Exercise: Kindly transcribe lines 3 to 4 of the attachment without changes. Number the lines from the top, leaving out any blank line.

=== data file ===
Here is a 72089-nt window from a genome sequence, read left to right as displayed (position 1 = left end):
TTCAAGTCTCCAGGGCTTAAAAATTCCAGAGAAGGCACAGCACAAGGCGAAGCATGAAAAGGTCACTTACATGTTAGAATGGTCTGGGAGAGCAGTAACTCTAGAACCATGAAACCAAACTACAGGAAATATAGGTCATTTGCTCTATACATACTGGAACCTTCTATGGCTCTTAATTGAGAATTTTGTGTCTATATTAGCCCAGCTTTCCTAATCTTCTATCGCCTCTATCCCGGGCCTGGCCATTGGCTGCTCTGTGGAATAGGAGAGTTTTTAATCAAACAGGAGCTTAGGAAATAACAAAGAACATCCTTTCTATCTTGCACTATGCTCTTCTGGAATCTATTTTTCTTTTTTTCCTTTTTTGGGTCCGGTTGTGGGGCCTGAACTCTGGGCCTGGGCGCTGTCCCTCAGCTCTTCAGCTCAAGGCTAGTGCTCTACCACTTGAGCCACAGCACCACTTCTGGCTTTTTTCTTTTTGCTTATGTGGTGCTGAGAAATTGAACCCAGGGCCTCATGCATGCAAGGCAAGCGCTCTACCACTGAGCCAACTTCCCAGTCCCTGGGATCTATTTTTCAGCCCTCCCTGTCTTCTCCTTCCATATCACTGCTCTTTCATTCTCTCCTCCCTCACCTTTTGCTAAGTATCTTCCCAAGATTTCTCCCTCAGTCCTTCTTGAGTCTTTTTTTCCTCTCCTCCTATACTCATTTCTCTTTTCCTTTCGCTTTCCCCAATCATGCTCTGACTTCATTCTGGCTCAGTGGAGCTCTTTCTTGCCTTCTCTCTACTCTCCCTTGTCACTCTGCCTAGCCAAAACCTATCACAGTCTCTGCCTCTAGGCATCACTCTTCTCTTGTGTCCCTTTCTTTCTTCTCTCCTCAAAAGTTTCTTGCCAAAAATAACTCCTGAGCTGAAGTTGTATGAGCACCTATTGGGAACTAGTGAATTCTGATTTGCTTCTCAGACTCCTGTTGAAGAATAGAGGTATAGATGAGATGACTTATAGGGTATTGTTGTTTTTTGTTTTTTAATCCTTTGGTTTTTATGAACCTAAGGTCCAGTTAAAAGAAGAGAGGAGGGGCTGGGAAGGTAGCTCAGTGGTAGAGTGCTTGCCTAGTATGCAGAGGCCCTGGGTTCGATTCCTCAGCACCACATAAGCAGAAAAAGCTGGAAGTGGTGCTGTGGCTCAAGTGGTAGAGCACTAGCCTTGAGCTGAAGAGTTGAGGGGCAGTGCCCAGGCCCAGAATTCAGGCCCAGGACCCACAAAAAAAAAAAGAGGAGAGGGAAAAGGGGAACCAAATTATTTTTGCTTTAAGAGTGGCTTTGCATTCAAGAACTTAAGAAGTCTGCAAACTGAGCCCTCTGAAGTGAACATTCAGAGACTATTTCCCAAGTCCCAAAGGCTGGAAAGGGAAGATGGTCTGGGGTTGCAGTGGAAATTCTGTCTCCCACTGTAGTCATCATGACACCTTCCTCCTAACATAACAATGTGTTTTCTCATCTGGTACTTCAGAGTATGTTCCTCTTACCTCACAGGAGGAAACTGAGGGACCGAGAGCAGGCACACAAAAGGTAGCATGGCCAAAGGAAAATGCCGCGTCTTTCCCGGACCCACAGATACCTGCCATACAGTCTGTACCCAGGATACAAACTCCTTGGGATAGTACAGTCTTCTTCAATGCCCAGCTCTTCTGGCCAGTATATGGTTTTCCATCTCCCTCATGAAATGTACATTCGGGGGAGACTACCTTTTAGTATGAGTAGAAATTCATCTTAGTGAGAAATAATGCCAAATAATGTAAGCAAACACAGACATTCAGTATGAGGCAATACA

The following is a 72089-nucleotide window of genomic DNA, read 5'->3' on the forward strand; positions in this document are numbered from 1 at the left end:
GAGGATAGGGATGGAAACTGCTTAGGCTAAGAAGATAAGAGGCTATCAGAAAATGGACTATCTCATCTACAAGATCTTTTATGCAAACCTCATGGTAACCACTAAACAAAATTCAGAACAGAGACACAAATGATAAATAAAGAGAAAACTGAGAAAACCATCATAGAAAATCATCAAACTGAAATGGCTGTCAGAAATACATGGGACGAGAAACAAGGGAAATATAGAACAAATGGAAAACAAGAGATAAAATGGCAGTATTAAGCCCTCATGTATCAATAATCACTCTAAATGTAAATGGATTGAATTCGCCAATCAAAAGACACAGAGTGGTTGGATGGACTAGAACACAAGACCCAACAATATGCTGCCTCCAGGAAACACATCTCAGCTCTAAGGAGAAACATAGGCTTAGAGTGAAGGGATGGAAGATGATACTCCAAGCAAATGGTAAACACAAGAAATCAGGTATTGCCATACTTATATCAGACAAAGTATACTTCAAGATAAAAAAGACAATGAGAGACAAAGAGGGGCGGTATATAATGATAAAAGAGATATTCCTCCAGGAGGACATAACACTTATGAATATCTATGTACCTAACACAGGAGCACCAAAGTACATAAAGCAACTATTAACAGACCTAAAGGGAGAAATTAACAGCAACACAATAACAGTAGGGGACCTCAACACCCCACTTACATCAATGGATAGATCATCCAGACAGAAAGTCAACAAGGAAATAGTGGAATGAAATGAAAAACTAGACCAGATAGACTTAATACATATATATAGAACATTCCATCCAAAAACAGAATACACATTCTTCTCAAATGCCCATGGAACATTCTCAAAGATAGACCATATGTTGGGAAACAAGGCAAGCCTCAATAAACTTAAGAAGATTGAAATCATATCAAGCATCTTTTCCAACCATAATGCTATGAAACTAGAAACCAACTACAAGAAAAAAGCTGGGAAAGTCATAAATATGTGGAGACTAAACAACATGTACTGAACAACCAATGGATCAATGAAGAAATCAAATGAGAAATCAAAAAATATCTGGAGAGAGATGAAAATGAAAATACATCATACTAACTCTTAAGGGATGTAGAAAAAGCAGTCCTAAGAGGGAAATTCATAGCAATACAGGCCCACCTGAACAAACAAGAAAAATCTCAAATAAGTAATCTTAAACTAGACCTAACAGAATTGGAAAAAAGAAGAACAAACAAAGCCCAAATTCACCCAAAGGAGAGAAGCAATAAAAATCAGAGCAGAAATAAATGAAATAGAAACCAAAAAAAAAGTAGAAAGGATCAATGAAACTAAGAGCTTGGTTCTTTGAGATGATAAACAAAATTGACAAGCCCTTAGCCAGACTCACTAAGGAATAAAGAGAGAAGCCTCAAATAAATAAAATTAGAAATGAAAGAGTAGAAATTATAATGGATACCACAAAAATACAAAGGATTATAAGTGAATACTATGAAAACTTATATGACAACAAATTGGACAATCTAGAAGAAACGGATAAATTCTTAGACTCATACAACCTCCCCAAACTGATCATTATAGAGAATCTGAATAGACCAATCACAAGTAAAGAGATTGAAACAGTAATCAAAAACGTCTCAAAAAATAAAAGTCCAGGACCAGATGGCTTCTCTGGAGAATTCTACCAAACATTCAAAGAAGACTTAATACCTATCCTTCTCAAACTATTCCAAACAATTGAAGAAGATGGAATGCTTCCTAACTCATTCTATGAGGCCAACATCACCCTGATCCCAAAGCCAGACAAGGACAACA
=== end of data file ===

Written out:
The following is a 72089-nucleotide window of genomic DNA, read 5'->3' on the forward strand; positions in this document are numbered from 1 at the left end:
GAGGATAGGGATGGAAACTGCTTAGGCTAAGAAGATAAGAGGCTATCAGAAAATGGACTATCTCATCTACAAGATCTTTTATGCAAACCTCATGGTAACCACTAAACAAAATTCAGAACAGAGACACAAATGATAAATAAAGAGAAAACTGAGAAAACCATCATAGAAAATCATCAAACTGAAATGGCTGTCAGAAATACATGGGACGAGAAACAAGGGAAATATAGAACAAATGGAAAACAAGAGATAAAATGGCAGTATTAAGCCCTCATGTATCAATAATCACTCTAAATGTAAATGGATTGAATTCGCCAATCAAAAGACACAGAGTGGTTGGATGGACTAGAACACAAGACCCAACAATATGCTGCCTCCAGGAAACACATCTCAGCTCTAAGGAGAAACATAGGCTTAGAGTGAAGGGATGGAAGATGATACTCCAAGCAAATGGTAAACACAAGAAATCAGGTATTGCCATACTTATATCAGACAAAGTATACTTCAAGATAAAAAAGACAATGAGAGACAAAGAGGGGCGGTATATAATGATAAAAGAGATATTCCTCCAGGAGGACATAACACTTATGAATATCTATGTACCTAACACAGGAGCACCAAAGTACATAAAGCAACTATTAACAGACCTAAAGGGAGAAATTAACAGCAACACAATAACAGTAGGGGACCTCAACACCCCACTTACATCAATGGATAGATCATCCAGACAGAAAGTCAACAAGGAAATAGTGGAATGAAATGAAAAACTAGACCAGATAGACTTAATACATATATATAGAACATTCCATCCAAAAACAGAATACACATTCTTCTCAAATGCCCATGGAACATTCTCAAAGATAGACCATATGTTGGGAAACAAGGCAAGCCTCAATAAACTTAAGAAGATTGAAATCATATCAAGCATCTTTTCCAACCATAATGCTATGAAACTAGAAACCAACTACAAGAAAAAAGCTGGGAAAGTCATAAATATGTGGAGACTAAACAACATGTACTGAACAACCAATGGATCAATGAAGAAATCAAATGAGAAATCAAAAAATATCTGGAGAGAGATGAAAATGAAAATACATCATACTAACTCTTAAGGGATGTAGAAAAAGCAGTCCTAAGAGGGAAATTCATAGCAATACAGGCCCACCTGAACAAACAAGAAAAATCTCAAATAAGTAATCTTAAACTAGACCTAACAGAATTGGAAAAAAGAAGAACAAACAAAGCCCAAATTCACCCAAAGGAGAGAAGCAATAAAAATCAGAGCAGAAATAAATGAAATAGAAACCAAAAAAAAAGTAGAAAGGATCAATGAAACTAAGAGCTTGGTTCTTTGAGATGATAAACAAAATTGACAAGCCCTTAGCCAGACTCACTAAGGAATAAAGAGAGAAGCCTCAAATAAATAAAATTAGAAATGAAAGAGTAGAAATTATAATGGATACCACAAAAATACAAAGGATTATAAGTGAATACTATGAAAACTTATATGACAACAAATTGGACAATCTAGAAGAAACGGATAAATTCTTAGACTCATACAACCTCCCCAAACTGATCATTATAGAGAATCTGAATAGACCAATCACAAGTAAAGAGATTGAAACAGTAATCAAAAACGTCTCAAAAAATAAAAGTCCAGGACCAGATGGCTTCTCTGGAGAATTCTACCAAACATTCAAAGAAGACTTAATACCTATCCTTCTCAAACTATTCCAAACAATTGAAGAAGATGGAATGCTTCCTAACTCATTCTATGAGGCCAACATCACCCTGATCCCAAAGCCAGACAAGGACAACA